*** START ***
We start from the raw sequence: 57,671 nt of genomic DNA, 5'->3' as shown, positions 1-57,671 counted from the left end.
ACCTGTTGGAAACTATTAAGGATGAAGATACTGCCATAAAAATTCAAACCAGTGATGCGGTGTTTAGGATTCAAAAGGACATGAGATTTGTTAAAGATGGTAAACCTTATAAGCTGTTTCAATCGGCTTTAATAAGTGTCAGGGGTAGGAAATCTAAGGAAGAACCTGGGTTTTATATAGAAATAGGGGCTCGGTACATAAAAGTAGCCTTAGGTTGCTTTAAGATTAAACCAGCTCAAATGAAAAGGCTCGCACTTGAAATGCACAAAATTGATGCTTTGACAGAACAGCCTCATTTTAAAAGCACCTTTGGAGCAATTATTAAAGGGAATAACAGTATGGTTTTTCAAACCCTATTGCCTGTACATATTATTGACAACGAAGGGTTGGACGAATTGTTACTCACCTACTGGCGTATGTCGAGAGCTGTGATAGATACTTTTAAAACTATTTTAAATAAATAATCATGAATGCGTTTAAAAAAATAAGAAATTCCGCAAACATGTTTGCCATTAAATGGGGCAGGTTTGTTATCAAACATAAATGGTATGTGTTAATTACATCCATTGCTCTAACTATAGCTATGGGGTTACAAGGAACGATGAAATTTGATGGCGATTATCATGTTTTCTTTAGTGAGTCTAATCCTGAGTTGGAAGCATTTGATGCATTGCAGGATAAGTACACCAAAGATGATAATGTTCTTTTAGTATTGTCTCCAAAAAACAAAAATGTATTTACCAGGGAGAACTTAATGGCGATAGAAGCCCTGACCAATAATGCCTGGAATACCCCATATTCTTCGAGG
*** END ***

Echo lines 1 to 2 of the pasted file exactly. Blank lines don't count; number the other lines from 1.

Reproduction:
We start from the raw sequence: 57,671 nt of genomic DNA, 5'->3' as shown, positions 1-57,671 counted from the left end.
ACCTGTTGGAAACTATTAAGGATGAAGATACTGCCATAAAAATTCAAACCAGTGATGCGGTGTTTAGGATTCAAAAGGACATGAGATTTGTTAAAGATGGTAAACCTTATAAGCTGTTTCAATCGGCTTTAATAAGTGTCAGGGGTAGGAAATCTAAGGAAGAACCTGGGTTTTATATAGAAATAGGGGCTCGGTACATAAAAGTAGCCTTAGGTTGCTTTAAGATTAAACCAGCTCAAATGAAAAGGCTCGCACTTGAAATGCACAAAATTGATGCTTTGACAGAACAGCCTCATTTTAAAAGCACCTTTGGAGCAATTATTAAAGGGAATAACAGTATGGTTTTTCAAACCCTATTGCCTGTACATATTATTGACAACGAAGGGTTGGACGAATTGTTACTCACCTACTGGCGTATGTCGAGAGCTGTGATAGATACTTTTAAAACTATTTTAAATAAATAATCATGAATGCGTTTAAAAAAATAAGAAATTCCGCAAACATGTTTGCCATTAAATGGGGCAGGTTTGTTATCAAACATAAATGGTATGTGTTAATTACATCCATTGCTCTAACTATAGCTATGGGGTTACAAGGAACGATGAAATTTGATGGCGATTATCATGTTTTCTTTAGTGAGTCTAATCCTGAGTTGGAAGCATTTGATGCATTGCAGGATAAGTACACCAAAGATGATAATGTTCTTTTAGTATTGTCTCCAAAAAACAAAAATGTATTTACCAGGGAGAACTTAATGGCGATAGAAGCCCTGACCAATAATGCCTGGAATACCCCATATTCTTCGAGG